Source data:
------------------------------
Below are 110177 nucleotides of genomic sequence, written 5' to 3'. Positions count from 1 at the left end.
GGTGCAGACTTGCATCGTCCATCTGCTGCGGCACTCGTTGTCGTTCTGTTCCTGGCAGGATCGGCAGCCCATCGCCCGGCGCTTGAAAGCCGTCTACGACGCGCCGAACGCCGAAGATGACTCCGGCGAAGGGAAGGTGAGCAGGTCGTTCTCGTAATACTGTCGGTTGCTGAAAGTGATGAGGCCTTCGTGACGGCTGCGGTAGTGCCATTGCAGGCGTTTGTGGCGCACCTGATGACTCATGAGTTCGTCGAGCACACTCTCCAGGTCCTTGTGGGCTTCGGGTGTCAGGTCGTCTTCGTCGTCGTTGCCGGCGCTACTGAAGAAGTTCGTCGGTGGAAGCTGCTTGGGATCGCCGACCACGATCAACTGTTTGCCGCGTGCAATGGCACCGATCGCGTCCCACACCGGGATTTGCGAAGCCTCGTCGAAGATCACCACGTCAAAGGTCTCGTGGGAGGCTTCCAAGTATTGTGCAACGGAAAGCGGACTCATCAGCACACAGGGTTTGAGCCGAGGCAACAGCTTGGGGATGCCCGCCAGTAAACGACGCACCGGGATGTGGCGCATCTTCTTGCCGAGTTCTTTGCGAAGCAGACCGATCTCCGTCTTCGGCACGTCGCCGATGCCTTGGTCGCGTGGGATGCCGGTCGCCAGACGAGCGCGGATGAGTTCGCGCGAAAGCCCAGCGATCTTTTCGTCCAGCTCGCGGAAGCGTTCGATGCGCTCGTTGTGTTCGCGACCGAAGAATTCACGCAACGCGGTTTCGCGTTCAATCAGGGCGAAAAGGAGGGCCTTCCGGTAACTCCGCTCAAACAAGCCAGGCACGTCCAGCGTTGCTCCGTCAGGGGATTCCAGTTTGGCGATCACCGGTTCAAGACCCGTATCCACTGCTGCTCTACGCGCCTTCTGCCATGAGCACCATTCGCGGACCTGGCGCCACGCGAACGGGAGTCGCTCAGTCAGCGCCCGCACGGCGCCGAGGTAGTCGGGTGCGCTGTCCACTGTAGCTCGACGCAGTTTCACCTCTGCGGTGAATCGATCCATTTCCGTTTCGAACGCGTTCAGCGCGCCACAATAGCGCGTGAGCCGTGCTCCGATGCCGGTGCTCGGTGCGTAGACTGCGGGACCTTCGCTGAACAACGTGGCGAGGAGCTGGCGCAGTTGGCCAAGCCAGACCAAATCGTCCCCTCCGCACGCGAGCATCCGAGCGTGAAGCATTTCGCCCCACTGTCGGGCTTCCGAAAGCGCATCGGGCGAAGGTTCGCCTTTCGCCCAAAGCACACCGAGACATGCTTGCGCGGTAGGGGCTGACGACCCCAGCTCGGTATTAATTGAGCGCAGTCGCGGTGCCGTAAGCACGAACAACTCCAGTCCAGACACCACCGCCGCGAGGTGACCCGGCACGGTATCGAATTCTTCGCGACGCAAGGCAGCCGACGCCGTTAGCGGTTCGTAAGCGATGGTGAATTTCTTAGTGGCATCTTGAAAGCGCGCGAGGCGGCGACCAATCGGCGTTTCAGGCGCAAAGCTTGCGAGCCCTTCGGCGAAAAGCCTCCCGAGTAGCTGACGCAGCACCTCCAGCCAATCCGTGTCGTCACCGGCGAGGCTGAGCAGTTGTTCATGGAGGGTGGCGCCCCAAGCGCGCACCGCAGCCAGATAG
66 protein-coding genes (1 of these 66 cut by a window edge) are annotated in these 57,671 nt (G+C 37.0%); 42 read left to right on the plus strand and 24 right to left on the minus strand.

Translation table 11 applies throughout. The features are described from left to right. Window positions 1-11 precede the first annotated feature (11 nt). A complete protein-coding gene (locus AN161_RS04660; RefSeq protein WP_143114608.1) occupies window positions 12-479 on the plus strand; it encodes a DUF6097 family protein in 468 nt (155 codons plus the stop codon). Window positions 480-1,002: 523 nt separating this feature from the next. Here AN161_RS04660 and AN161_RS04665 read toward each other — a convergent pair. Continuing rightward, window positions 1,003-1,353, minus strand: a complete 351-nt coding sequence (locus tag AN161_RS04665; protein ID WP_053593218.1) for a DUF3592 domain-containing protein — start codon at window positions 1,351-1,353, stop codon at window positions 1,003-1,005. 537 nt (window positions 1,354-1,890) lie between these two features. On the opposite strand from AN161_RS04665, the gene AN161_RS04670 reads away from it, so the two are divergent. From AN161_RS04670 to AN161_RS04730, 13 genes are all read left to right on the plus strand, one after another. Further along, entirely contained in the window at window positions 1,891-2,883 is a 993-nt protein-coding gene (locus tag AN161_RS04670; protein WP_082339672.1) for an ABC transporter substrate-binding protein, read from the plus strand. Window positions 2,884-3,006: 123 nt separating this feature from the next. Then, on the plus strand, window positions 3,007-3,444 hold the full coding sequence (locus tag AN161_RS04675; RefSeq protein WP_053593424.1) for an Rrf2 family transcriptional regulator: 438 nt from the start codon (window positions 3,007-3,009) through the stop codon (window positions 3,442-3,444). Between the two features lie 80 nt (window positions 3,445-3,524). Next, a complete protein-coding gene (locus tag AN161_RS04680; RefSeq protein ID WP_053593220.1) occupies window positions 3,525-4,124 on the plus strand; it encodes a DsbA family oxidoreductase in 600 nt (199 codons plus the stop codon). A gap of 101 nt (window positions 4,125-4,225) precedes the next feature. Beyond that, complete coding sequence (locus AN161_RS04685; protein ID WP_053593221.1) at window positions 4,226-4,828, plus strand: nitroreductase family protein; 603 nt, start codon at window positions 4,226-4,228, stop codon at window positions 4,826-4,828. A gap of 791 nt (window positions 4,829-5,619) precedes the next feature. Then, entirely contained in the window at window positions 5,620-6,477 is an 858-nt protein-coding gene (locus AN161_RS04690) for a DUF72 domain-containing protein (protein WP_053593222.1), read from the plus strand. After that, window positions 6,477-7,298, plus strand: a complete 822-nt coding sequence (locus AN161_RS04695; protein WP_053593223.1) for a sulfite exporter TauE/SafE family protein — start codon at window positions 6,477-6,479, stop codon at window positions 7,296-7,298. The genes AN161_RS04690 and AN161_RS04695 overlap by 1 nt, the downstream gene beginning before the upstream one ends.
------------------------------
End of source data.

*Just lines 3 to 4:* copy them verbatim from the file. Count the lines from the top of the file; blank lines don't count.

66 protein-coding genes (1 of these 66 cut by a window edge) are annotated in these 57,671 nt (G+C 37.0%); 42 read left to right on the plus strand and 24 right to left on the minus strand.

Translation table 11 applies throughout. The features are described from left to right. Window positions 1-11 precede the first annotated feature (11 nt). A complete protein-coding gene (locus AN161_RS04660; RefSeq protein WP_143114608.1) occupies window positions 12-479 on the plus strand; it encodes a DUF6097 family protein in 468 nt (155 codons plus the stop codon). Window positions 480-1,002: 523 nt separating this feature from the next. Here AN161_RS04660 and AN161_RS04665 read toward each other — a convergent pair. Continuing rightward, window positions 1,003-1,353, minus strand: a complete 351-nt coding sequence (locus tag AN161_RS04665; protein ID WP_053593218.1) for a DUF3592 domain-containing protein — start codon at window positions 1,351-1,353, stop codon at window positions 1,003-1,005. 537 nt (window positions 1,354-1,890) lie between these two features. On the opposite strand from AN161_RS04665, the gene AN161_RS04670 reads away from it, so the two are divergent. From AN161_RS04670 to AN161_RS04730, 13 genes are all read left to right on the plus strand, one after another. Further along, entirely contained in the window at window positions 1,891-2,883 is a 993-nt protein-coding gene (locus tag AN161_RS04670; protein WP_082339672.1) for an ABC transporter substrate-binding protein, read from the plus strand. Window positions 2,884-3,006: 123 nt separating this feature from the next. Then, on the plus strand, window positions 3,007-3,444 hold the full coding sequence (locus tag AN161_RS04675; RefSeq protein WP_053593424.1) for an Rrf2 family transcriptional regulator: 438 nt from the start codon (window positions 3,007-3,009) through the stop codon (window positions 3,442-3,444). Between the two features lie 80 nt (window positions 3,445-3,524). Next, a complete protein-coding gene (locus tag AN161_RS04680; RefSeq protein ID WP_053593220.1) occupies window positions 3,525-4,124 on the plus strand; it encodes a DsbA family oxidoreductase in 600 nt (199 codons plus the stop codon). A gap of 101 nt (window positions 4,125-4,225) precedes the next feature. Beyond that, complete coding sequence (locus AN161_RS04685; protein ID WP_053593221.1) at window positions 4,226-4,828, plus strand: nitroreductase family protein; 603 nt, start codon at window positions 4,226-4,228, stop codon at window positions 4,826-4,828. A gap of 791 nt (window positions 4,829-5,619) precedes the next feature. Then, entirely contained in the window at window positions 5,620-6,477 is an 858-nt protein-coding gene (locus AN161_RS04690) for a DUF72 domain-containing protein (protein WP_053593222.1), read from the plus strand. After that, window positions 6,477-7,298, plus strand: a complete 822-nt coding sequence (locus AN161_RS04695; protein WP_053593223.1) for a sulfite exporter TauE/SafE family protein — start codon at window positions 6,477-6,479, stop codon at window positions 7,296-7,298. The genes AN161_RS04690 and AN161_RS04695 overlap by 1 nt, the downstream gene beginning before the upstream one ends.